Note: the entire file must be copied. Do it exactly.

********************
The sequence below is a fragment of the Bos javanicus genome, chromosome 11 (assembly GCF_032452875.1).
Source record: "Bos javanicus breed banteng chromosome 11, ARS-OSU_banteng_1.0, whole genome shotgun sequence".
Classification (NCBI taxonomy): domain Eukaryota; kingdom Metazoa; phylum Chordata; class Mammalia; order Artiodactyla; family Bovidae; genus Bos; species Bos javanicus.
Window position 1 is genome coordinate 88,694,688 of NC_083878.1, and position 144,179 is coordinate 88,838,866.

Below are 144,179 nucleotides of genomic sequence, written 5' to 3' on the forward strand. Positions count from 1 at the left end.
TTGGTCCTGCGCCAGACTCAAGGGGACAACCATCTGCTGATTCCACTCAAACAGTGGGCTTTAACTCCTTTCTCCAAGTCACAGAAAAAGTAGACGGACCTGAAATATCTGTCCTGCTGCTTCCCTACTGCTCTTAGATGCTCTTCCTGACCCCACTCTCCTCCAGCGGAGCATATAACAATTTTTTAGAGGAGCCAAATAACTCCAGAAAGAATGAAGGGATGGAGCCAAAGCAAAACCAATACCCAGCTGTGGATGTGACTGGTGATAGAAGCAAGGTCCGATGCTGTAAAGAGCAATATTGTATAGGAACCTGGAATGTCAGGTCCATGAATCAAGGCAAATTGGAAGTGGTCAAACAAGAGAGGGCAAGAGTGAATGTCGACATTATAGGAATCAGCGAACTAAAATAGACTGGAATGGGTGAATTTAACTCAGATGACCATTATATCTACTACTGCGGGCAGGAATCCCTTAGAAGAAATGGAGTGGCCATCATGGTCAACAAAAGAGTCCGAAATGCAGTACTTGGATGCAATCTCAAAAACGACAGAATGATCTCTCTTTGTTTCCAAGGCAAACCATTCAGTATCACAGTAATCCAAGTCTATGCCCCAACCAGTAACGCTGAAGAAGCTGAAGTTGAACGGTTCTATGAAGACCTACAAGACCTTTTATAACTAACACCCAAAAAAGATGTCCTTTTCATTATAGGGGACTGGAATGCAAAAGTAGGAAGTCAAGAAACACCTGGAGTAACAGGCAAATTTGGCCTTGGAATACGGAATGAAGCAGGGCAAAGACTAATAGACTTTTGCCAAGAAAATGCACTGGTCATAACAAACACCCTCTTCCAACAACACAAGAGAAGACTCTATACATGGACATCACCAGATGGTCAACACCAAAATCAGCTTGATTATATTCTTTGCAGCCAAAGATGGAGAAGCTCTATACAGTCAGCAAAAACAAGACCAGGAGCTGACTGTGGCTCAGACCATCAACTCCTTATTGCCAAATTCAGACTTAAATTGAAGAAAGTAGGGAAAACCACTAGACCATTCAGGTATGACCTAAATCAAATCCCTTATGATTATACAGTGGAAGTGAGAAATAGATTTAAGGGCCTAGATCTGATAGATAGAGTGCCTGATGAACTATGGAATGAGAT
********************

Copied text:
The sequence below is a fragment of the Bos javanicus genome, chromosome 11 (assembly GCF_032452875.1).
Source record: "Bos javanicus breed banteng chromosome 11, ARS-OSU_banteng_1.0, whole genome shotgun sequence".
Classification (NCBI taxonomy): domain Eukaryota; kingdom Metazoa; phylum Chordata; class Mammalia; order Artiodactyla; family Bovidae; genus Bos; species Bos javanicus.
Window position 1 is genome coordinate 88,694,688 of NC_083878.1, and position 144,179 is coordinate 88,838,866.

Below are 144,179 nucleotides of genomic sequence, written 5' to 3' on the forward strand. Positions count from 1 at the left end.
TTGGTCCTGCGCCAGACTCAAGGGGACAACCATCTGCTGATTCCACTCAAACAGTGGGCTTTAACTCCTTTCTCCAAGTCACAGAAAAAGTAGACGGACCTGAAATATCTGTCCTGCTGCTTCCCTACTGCTCTTAGATGCTCTTCCTGACCCCACTCTCCTCCAGCGGAGCATATAACAATTTTTTAGAGGAGCCAAATAACTCCAGAAAGAATGAAGGGATGGAGCCAAAGCAAAACCAATACCCAGCTGTGGATGTGACTGGTGATAGAAGCAAGGTCCGATGCTGTAAAGAGCAATATTGTATAGGAACCTGGAATGTCAGGTCCATGAATCAAGGCAAATTGGAAGTGGTCAAACAAGAGAGGGCAAGAGTGAATGTCGACATTATAGGAATCAGCGAACTAAAATAGACTGGAATGGGTGAATTTAACTCAGATGACCATTATATCTACTACTGCGGGCAGGAATCCCTTAGAAGAAATGGAGTGGCCATCATGGTCAACAAAAGAGTCCGAAATGCAGTACTTGGATGCAATCTCAAAAACGACAGAATGATCTCTCTTTGTTTCCAAGGCAAACCATTCAGTATCACAGTAATCCAAGTCTATGCCCCAACCAGTAACGCTGAAGAAGCTGAAGTTGAACGGTTCTATGAAGACCTACAAGACCTTTTATAACTAACACCCAAAAAAGATGTCCTTTTCATTATAGGGGACTGGAATGCAAAAGTAGGAAGTCAAGAAACACCTGGAGTAACAGGCAAATTTGGCCTTGGAATACGGAATGAAGCAGGGCAAAGACTAATAGACTTTTGCCAAGAAAATGCACTGGTCATAACAAACACCCTCTTCCAACAACACAAGAGAAGACTCTATACATGGACATCACCAGATGGTCAACACCAAAATCAGCTTGATTATATTCTTTGCAGCCAAAGATGGAGAAGCTCTATACAGTCAGCAAAAACAAGACCAGGAGCTGACTGTGGCTCAGACCATCAACTCCTTATTGCCAAATTCAGACTTAAATTGAAGAAAGTAGGGAAAACCACTAGACCATTCAGGTATGACCTAAATCAAATCCCTTATGATTATACAGTGGAAGTGAGAAATAGATTTAAGGGCCTAGATCTGATAGATAGAGTGCCTGATGAACTATGGAATGAGAT